When it was confirmed that I was pregnant with my second child, I couldn’t have been happier. I was so excited that I didn’t think much of the “dark spot” they saw in my ultrasound. The OB referred me to see surgeon Dr. Moore, where he did a rectal scope to take a biopsy of the mass they found. It was confirmed that it was a tumor. I had stage 3 colorectal cancer, at just 24 years young and six weeks pregnant.
My heart fell to the bottom of my stomach, my excitement and happiness instantly shattered. The emotions I felt were incomparable to anything I had ever felt before. I was terrified and overwhelmingly numb.
The next few weeks were spent meeting with many different people, oncologists, radiologists, OBGYNs, geneticists. Each offering me as much information as they could provide to help me make the best choice for me and my baby. I decided to face the risks and keep the pregnancy. The plan was to do chemotherapy (after getting through my first trimester) then deliver my baby. I would then do six weeks of chemo/radiation, before having surgery to remove my colon, rectum and anus, leaving me with a permanent ileostomy bag. Other women had been treated when pregnant and delivered healthy babies. If they could do it, then I would too.
Before starting treatment my labs showed that my iron levels and blood counts were extremely low due to all of the bleeding from my rectum. Doctors didn’t know how I was still standing up. I had to have eight iron infusions and get three blood transfusions. Chemotherapy on top of being pregnant and caring for a very energetic two-year-old, was no doubt the hardest thing I had ever done. The battle of fatigue, nausea, loss of appetite, neuropathy, appointments, body aches and headaches was vicious and seemed never ending. When I completed treatment, my MRI results showed that my tumor had shrunk. My miracle baby girl was born healthy and strong.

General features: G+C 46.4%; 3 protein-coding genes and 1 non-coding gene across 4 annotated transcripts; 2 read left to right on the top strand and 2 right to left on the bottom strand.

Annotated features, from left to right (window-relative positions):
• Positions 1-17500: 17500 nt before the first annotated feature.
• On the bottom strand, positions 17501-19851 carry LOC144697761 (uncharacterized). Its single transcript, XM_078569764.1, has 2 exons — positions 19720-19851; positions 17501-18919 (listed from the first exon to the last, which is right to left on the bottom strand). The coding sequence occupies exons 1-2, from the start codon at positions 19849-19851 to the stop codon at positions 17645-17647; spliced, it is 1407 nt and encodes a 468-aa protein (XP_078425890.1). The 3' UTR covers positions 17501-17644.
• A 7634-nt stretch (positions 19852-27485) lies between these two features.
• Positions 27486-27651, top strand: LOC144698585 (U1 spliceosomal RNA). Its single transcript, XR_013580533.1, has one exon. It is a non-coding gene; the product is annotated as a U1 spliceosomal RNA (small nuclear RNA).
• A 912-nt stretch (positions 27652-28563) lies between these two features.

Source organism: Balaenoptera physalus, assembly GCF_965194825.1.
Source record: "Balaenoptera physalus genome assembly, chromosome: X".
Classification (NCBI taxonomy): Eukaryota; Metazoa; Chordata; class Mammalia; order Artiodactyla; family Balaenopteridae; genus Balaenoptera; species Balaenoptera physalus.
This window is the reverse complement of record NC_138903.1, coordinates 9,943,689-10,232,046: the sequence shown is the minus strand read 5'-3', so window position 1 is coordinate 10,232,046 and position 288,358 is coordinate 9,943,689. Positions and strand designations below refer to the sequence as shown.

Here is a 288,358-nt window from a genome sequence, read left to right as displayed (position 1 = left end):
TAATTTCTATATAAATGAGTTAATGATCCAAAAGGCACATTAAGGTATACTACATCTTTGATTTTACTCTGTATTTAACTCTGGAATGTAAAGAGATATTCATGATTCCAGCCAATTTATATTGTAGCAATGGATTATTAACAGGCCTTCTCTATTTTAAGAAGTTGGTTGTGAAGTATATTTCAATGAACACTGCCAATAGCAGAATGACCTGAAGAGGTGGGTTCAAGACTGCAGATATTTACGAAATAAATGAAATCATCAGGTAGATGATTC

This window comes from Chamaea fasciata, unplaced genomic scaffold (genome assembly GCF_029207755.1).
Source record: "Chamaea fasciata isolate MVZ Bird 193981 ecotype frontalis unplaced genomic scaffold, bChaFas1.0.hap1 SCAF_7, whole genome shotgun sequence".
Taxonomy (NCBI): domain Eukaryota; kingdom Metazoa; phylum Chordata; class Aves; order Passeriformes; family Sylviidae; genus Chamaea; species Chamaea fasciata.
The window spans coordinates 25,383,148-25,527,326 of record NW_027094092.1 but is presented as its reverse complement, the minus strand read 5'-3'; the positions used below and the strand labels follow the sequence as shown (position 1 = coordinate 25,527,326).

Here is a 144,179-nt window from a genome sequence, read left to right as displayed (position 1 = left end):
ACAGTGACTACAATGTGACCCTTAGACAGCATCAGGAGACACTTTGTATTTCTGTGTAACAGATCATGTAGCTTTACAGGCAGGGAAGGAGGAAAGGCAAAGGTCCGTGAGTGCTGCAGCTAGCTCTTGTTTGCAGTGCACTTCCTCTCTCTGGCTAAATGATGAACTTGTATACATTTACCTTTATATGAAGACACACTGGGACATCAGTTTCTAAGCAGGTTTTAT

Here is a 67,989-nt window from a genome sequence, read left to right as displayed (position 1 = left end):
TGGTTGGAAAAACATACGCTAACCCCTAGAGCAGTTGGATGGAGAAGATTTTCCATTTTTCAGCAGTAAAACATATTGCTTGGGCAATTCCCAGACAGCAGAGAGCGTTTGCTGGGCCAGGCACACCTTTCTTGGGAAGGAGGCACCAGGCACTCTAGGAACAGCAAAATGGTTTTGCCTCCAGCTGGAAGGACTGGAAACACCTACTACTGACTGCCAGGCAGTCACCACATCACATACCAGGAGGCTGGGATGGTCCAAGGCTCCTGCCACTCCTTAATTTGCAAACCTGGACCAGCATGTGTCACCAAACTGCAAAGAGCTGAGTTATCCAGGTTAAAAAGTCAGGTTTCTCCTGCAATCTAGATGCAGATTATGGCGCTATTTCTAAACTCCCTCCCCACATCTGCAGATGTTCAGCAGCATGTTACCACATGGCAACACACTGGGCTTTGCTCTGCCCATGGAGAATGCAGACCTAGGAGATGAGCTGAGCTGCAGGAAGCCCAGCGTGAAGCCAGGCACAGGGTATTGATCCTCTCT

After giving birth I met with my gynecologist and he recommended I have surgery to pin my ovaries up and out into my abdomen so they would be at less risk of being damaged from the radiation and to prevent me from going into early menopause. Also that I have my fallopian tubes removed because after radiation I would be at a much higher risk of getting other cancers. So I had that surgery and started chemo/radiation a week after that. It was intense. For six weeks I woke up at 6:30am to make my 7:30am appointments. The days were very long and I felt completely drained the entire time. My supportive family kept me going through every rough day and night.
Now here we are, 13 months later and I am having surgery at the end of November. Again, I cannot describe the numerous emotions I feel as I am two weeks away from being a survivor! I wish no one ever had to fight this battle. I am truly blessed though. After all of this I have my strong, supportive and healthy family, I will get to watch both my daughters grow up together. She saved my life and I saved hers, the best blessing in disguise I’ve ever received. I hope to inspire anyone who may unfortunately have to fight this disease, that it can be done, to never stop fighting.
Neyna Minert is a Vermont-based mother.
Talk to your doctor about colon cancer testing and testing guidelines if you have a family history of colon cancer.